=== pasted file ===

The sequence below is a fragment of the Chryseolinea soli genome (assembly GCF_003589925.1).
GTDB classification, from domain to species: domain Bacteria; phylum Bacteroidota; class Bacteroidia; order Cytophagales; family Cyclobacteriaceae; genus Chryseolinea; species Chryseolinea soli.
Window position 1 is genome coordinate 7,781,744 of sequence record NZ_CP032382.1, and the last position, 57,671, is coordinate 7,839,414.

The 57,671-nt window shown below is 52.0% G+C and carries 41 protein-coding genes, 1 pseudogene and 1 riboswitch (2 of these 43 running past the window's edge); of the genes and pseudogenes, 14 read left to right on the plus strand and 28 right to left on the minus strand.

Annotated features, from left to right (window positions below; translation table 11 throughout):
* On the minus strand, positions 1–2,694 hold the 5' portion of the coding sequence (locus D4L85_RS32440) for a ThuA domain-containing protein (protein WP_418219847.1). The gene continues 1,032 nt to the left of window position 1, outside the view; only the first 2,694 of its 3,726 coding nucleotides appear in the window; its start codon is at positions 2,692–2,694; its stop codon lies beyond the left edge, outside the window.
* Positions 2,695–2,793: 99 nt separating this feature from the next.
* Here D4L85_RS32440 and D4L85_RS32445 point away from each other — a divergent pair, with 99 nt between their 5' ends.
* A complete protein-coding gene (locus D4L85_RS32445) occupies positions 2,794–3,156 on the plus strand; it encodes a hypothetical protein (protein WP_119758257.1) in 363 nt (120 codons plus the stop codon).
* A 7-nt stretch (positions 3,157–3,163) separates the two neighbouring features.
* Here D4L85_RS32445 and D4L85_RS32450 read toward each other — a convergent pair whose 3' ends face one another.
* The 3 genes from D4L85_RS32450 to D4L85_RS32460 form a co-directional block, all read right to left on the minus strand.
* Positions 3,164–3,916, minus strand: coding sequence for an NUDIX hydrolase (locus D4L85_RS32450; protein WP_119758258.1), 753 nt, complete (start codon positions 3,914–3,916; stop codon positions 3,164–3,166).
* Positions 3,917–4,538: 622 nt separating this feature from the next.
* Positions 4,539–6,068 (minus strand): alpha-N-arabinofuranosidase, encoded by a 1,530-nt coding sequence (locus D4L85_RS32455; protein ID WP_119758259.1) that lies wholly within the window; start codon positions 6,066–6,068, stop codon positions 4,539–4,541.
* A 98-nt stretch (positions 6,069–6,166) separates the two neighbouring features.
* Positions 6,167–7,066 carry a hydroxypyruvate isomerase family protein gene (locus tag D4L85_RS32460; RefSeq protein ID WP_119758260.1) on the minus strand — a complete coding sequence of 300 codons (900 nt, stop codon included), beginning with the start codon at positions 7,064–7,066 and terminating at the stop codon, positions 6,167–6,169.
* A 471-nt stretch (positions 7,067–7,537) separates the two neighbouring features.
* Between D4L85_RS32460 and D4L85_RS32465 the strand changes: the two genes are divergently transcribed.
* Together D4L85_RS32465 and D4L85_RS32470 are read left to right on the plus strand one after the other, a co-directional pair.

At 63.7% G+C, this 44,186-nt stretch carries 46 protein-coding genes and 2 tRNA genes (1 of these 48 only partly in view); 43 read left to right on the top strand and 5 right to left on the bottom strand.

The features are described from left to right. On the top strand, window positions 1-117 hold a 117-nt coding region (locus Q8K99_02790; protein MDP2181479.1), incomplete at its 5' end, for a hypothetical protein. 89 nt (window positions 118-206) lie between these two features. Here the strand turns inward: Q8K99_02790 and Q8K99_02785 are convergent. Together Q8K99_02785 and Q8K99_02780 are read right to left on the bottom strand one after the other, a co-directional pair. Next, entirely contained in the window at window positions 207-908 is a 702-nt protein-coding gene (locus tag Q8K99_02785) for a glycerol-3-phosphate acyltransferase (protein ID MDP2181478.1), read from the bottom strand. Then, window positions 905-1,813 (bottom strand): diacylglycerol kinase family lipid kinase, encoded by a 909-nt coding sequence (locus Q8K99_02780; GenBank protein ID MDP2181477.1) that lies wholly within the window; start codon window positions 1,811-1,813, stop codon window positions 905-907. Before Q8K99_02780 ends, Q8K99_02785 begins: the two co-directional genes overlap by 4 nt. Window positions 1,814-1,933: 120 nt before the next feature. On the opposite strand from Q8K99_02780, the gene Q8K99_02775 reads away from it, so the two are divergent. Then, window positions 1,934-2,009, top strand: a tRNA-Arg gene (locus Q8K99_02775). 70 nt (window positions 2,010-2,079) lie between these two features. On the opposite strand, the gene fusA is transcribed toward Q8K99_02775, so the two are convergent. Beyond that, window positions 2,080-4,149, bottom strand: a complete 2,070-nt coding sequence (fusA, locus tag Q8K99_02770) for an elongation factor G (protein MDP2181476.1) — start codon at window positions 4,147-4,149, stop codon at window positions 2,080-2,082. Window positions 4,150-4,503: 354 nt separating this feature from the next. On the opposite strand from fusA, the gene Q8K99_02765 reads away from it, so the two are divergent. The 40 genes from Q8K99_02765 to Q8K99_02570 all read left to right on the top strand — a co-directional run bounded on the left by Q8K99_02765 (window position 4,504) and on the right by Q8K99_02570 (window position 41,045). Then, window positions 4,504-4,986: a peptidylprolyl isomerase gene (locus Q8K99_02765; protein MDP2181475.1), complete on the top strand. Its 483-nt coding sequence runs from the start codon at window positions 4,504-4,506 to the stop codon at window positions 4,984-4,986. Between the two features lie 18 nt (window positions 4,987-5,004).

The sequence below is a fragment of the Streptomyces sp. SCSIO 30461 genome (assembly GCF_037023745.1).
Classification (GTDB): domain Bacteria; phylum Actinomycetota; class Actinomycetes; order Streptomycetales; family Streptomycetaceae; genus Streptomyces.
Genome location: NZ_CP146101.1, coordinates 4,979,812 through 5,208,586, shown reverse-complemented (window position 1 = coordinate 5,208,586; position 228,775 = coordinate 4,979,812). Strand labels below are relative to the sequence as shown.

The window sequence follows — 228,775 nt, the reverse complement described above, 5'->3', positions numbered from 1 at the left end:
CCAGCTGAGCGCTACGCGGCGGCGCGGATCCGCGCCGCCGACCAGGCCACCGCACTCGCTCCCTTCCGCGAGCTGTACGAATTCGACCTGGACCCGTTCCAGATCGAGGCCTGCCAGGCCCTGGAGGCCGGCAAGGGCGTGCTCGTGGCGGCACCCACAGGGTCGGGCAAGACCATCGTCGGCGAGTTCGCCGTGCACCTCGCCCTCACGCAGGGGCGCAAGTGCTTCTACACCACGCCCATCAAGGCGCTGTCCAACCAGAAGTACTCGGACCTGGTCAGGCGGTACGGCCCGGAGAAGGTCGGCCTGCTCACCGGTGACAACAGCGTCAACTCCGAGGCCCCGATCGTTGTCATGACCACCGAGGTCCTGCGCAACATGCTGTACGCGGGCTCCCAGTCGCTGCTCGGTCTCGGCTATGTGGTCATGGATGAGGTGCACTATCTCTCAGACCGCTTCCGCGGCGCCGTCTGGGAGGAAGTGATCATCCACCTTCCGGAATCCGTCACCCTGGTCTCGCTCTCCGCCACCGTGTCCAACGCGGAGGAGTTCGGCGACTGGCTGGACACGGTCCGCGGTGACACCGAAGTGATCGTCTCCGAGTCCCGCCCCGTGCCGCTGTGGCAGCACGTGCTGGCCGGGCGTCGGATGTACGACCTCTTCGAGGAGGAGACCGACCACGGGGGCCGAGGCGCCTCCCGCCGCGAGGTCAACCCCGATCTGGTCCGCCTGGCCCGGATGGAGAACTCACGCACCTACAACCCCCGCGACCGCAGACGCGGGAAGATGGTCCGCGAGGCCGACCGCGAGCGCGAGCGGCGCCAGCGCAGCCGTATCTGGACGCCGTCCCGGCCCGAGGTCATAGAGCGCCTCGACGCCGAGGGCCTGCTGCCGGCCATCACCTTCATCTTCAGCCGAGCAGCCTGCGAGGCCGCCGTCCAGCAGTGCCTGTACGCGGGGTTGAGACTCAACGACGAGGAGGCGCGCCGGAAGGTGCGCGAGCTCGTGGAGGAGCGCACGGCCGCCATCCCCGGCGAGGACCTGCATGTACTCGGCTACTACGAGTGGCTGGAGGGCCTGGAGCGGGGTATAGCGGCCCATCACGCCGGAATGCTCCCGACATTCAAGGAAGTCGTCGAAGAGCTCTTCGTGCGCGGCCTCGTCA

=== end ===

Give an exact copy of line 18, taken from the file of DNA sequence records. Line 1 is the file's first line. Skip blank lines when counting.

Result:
* A 471-nt stretch (positions 7,067–7,537) separates the two neighbouring features.